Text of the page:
With the significant surges seen with bitcoin and other cryptocurrencies during 2017, the topic of digital currencies and blockchain technology was inevitably going to be a vital topic for discussion at the annual World Economic Forum that is held in Davos.
Some of the key questions the world leaders involved in these discussions were looking at included debating whether or not they believed that cryptocurrencies are able to be properly regulated worldwide and if they aid criminals with their illegal activities.
The US Treasury Secretary Steven Mnuchin highlighted how they encourage all kinds of innovation but their foremost concern is ensuring that their financial markets always remain safe and secure.
The US Treasury wants there to be a worldwide standardized regulatory framework put in place to prevent cryptocurrencies from being used for criminal activities. This means that all platforms will need to be registered within the Financial Crimes Enforcement Network, report any financial activity that appears to be suspicious and be fully compliant with rules regarding money laundering.
A senior official from the Bank of Japan did emphasize that the implementation of a worldwide set of regulations for the trading of digital currencies is an extremely complex task.
The world leaders were all in agreeance about the need for digital currencies to be regulated, but there was a lot of uncertainty as to what the best course of action to achieve effective regulation would be.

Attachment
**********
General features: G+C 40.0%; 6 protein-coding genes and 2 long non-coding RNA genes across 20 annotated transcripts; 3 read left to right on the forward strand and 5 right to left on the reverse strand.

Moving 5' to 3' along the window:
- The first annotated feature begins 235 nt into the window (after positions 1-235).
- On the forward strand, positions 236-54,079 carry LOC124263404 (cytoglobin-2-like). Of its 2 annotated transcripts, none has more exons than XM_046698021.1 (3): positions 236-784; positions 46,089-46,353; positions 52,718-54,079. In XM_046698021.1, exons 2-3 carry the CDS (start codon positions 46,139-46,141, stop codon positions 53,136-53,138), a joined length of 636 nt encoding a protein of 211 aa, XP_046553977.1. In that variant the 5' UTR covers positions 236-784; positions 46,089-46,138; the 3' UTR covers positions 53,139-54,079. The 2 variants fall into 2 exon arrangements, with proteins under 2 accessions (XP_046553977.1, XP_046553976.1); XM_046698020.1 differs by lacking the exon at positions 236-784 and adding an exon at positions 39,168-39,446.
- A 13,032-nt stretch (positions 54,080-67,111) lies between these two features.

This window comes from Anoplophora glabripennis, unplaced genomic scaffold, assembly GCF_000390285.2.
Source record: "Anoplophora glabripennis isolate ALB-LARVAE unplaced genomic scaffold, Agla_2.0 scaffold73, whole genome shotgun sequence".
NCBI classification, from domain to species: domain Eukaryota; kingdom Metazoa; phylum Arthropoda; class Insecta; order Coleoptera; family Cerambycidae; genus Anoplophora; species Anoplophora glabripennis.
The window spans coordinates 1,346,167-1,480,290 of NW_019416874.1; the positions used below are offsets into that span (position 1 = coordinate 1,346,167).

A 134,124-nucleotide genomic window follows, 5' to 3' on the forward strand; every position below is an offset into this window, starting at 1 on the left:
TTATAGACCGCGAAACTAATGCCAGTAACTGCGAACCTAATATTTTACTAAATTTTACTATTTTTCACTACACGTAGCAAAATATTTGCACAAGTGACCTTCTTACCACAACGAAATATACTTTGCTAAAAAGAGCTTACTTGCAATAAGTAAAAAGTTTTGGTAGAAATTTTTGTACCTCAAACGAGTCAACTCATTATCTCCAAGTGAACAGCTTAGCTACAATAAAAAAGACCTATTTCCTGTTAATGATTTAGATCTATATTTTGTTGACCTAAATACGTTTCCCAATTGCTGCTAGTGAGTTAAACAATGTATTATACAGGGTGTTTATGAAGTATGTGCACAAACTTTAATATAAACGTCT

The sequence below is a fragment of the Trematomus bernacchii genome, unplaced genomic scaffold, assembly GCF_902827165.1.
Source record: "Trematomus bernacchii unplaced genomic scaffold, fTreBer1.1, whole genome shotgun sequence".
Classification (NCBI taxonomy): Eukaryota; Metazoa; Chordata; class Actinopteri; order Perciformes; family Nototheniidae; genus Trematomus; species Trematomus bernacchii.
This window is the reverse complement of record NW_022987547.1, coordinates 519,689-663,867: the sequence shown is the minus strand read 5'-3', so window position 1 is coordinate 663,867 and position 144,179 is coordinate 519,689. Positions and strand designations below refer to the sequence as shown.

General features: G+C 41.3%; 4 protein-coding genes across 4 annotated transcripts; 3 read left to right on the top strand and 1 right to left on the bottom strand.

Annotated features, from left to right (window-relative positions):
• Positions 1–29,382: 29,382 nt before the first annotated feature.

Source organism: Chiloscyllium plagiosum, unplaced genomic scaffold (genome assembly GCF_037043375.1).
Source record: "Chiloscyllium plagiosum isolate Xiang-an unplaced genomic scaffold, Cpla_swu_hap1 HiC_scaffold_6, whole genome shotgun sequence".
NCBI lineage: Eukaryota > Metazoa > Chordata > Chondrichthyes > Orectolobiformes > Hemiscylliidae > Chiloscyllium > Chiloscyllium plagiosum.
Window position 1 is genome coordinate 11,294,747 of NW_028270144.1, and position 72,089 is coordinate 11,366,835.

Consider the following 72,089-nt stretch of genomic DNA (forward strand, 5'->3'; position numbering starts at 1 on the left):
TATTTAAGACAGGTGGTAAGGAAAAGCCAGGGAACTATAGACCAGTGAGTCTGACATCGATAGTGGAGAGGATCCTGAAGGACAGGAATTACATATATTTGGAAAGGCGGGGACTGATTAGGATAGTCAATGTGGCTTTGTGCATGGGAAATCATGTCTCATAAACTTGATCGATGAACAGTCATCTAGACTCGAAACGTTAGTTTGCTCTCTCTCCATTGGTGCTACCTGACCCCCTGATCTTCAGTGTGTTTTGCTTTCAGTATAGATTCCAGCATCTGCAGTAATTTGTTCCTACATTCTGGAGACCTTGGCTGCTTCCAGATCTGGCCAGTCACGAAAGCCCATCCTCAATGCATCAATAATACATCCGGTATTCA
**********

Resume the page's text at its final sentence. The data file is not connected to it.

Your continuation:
There was also a lot of concern regarding the disruptive nature of digital currencies and how they could potentially negatively impact the economic outlook in their given countries and regions.
Theresa May, the British Prime Minister talked about her worries of the variety of ways in which these digital currencies can be used, especially by criminals.
Philip Hammond, the British Chancellor of the Exchequer, backed up these concerns by urging caution regarding bitcoin. He believes that there is a need for urgency to introduce regulations on the cryptocurrency sector before it becomes big enough that is can systematically affect the worldwide economy.
May went on to hint at a potential clampdown on the likes of bitcoin and has been paying close attention to its growth over the past year or so. She said there might need to be stricter measures implemented for digital currencies in the United Kingdom “precisely because of the way they are used, primarily by criminals.”
Leaders of the banking industry were somewhat conservative when it came to their approach to digital currencies.
The Head of the IMF (International Monetary Fund), Christine Lagarde noted the useful applications that blockchain technology can provide, but the IMF is concerned about the limited transparency and anonymity associated with cryptocurrencies as they are aspects that are attractive to the likes of terrorist fundraising and money launderers.
While there were many mixed feelings about digital currencies expressed in Davos, most of the global leaders admitted that bitcoin and other cryptocurrencies were here to stay and that necessary actions would have to be taken in order to regulate the sector.